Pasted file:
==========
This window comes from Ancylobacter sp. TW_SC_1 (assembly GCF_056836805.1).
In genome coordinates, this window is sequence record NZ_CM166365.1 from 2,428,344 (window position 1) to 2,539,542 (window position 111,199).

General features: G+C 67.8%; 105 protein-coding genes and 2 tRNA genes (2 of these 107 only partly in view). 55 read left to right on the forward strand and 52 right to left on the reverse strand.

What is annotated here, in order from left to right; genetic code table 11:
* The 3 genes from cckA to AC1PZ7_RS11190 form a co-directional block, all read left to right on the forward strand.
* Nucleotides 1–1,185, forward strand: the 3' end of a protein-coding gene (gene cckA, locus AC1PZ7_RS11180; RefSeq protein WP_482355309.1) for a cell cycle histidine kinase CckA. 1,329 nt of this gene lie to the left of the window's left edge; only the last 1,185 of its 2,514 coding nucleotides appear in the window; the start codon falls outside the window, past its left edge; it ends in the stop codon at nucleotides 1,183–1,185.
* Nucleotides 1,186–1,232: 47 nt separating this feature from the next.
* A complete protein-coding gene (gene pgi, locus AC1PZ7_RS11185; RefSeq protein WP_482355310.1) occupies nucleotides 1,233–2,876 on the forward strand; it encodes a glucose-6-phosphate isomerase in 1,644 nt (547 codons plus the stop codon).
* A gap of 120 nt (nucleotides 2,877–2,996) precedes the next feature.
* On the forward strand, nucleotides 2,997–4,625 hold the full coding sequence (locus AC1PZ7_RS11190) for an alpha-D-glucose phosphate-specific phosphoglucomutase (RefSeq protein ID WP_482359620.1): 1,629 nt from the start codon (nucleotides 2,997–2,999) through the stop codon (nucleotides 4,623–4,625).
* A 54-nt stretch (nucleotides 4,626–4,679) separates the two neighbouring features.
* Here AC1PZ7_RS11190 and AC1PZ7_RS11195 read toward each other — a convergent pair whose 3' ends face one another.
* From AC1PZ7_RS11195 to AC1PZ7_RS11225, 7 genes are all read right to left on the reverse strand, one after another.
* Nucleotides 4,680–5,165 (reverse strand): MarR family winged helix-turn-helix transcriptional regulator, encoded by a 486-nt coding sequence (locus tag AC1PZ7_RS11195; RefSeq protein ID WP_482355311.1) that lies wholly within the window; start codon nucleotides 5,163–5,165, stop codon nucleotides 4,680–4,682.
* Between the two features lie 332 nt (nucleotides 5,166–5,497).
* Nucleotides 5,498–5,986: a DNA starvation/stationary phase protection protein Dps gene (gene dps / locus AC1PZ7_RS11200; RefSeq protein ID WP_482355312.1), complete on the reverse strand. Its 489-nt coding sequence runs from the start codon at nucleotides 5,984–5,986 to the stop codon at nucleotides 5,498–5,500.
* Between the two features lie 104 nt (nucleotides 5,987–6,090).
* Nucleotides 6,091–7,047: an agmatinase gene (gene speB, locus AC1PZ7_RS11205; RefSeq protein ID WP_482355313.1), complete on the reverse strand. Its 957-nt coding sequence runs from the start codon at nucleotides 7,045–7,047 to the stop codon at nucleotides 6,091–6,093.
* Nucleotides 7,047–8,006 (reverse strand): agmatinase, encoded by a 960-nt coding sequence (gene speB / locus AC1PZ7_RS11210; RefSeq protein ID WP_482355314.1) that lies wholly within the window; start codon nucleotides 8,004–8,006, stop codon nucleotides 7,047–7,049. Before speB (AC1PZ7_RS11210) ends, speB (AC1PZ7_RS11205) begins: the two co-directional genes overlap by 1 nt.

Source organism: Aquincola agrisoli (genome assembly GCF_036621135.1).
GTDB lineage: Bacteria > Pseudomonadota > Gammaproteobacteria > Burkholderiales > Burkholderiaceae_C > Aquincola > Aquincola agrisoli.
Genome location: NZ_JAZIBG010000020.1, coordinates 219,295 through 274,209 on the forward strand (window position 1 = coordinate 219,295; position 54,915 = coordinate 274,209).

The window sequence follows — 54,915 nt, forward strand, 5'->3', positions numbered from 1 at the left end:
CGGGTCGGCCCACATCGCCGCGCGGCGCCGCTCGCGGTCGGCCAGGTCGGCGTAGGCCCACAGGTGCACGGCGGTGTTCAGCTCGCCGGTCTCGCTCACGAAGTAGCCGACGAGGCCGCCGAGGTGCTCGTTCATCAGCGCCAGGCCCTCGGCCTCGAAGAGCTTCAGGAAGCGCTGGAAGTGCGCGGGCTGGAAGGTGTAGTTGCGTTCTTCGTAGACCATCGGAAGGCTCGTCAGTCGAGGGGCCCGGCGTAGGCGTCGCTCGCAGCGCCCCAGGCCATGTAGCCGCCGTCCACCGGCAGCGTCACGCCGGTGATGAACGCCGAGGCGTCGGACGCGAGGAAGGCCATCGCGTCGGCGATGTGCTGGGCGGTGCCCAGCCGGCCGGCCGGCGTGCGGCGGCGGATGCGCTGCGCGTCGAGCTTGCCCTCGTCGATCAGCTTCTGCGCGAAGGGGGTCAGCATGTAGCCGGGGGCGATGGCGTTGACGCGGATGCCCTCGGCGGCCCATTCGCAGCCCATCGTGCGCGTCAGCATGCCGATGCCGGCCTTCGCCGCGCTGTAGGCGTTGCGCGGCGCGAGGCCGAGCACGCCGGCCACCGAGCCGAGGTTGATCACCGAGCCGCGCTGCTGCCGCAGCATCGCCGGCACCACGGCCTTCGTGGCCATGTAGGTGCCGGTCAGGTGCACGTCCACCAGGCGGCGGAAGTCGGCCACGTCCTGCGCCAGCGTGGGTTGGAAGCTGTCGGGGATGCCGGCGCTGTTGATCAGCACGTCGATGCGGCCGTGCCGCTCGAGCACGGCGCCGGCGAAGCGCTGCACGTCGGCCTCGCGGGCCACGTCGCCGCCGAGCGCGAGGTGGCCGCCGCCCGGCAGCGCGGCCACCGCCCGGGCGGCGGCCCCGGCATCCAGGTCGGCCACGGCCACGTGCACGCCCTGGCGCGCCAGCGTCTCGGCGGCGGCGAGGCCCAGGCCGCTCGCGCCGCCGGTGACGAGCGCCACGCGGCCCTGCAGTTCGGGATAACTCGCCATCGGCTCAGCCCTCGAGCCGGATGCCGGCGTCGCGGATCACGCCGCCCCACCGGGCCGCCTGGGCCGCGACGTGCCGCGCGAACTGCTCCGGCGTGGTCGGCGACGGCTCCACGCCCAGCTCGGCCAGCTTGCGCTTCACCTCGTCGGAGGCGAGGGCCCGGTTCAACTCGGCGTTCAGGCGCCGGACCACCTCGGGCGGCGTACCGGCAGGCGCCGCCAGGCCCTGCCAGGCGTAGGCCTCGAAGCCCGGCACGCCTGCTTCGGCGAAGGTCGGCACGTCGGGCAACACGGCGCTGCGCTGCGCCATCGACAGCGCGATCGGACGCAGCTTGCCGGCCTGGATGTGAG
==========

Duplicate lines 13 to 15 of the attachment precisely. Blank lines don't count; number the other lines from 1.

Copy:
* From AC1PZ7_RS11195 to AC1PZ7_RS11225, 7 genes are all read right to left on the reverse strand, one after another.
* Nucleotides 4,680–5,165 (reverse strand): MarR family winged helix-turn-helix transcriptional regulator, encoded by a 486-nt coding sequence (locus tag AC1PZ7_RS11195; RefSeq protein ID WP_482355311.1) that lies wholly within the window; start codon nucleotides 5,163–5,165, stop codon nucleotides 4,680–4,682.
* Between the two features lie 332 nt (nucleotides 5,166–5,497).